• That would work if the living quarters were on the first floor; In the case of my home, all living quarters are on the second floor, and every window is around 15 feet above ground.

        Thus, GFTO isn’t really an option in my house, as I’m more likely to sustain a debilitating injury by attempting it.

        • Point taken. But you really should have some method of escape from the second floor in case of fire (if nothing else). Also, a defensive plan and a safe room (the safe-ist and most easily accessible space for all family members) are vital.

        • Honestly, I don’t see it as that much of an issue; Worst case *I* can still bail out the window if I ABSOLUTELY must, but it’s not something I’m going to do unless my choice is either broken legs or death by fire.

          The reason I wouldn’t do it when someone has invaded my castle is that, I’m not going to risk making myself non-mobile when there is someone in such close proximity who has already legally announced his desire to kill me. In such cases, I’ll take my chances with a firefight.

          A house fire is generally different; for all I know the clothes drier started a fire (or the furnace blew up), and, worst case, even if I break my legs getting out of the house I’ll be able to drag myself away from the building.

        • I actually agree with Mikeb on this.

          All the blustery macho iron-scrotum BS talk does is mislead everyone, including the macho man himself. Many a gun owner with an “iron set” has done hard time after a DGU on account of his bravado and big mouth. Being forced to draw down is no trivial matter-ive been there, and hope to NEVER have to again..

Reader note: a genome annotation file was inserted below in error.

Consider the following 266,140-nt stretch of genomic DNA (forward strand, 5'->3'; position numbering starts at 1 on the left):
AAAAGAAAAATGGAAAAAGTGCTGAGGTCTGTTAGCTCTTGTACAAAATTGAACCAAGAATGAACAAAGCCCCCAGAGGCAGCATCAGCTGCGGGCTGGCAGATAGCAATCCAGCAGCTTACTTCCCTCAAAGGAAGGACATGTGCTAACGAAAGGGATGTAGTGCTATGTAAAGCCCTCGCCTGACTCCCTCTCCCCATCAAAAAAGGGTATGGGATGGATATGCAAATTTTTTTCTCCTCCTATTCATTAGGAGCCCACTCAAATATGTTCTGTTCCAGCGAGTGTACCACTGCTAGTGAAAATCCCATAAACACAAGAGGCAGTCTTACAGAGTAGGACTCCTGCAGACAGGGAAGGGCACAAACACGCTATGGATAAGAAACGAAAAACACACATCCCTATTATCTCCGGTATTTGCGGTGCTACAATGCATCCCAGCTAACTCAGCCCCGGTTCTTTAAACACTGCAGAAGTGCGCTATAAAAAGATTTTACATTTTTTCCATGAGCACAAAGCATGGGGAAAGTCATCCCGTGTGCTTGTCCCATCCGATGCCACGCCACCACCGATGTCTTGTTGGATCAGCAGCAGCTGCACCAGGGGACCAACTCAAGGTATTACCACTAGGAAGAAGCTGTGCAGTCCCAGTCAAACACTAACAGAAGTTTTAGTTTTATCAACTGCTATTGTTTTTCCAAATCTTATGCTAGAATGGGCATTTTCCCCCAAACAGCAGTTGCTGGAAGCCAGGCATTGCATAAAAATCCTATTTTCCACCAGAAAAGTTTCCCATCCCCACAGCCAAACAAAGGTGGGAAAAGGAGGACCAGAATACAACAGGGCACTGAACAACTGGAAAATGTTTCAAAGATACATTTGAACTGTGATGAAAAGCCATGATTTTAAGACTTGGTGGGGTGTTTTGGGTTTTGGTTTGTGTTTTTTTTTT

Back to topic, in any case the young lady didn’t need an “iron set ” to take care of business.

        • Many a gun owner with an “iron set” has done hard time after a DGU on account of his bravado and big mouth.

          Name one.

        • Metcalf represented himself, pro se, in court. This is almost never a wise thing. There’s a reason an old saying has lasted so long: “The man who represents himself in court has a fool for an attorney.” (Of course, a friend of mine who happens to be an attorney adds, “Yes, but he also has a friend for a lawyer.”) From my point of view, I don’t need a friend in court…I need a lawyer, and a damn good one, especially if I’m the one who stands accused.

          Example: A denial of some of Metcalf’s pro se motions by Chief Judge Richard Enslen ended with the statement, “Defendants are warned that motions of the kind that they have been filing are likely to jeopardize their legal interests and that they should consult with counsel before filing additional motions.” This is what folks where I come from call “
          a clue.”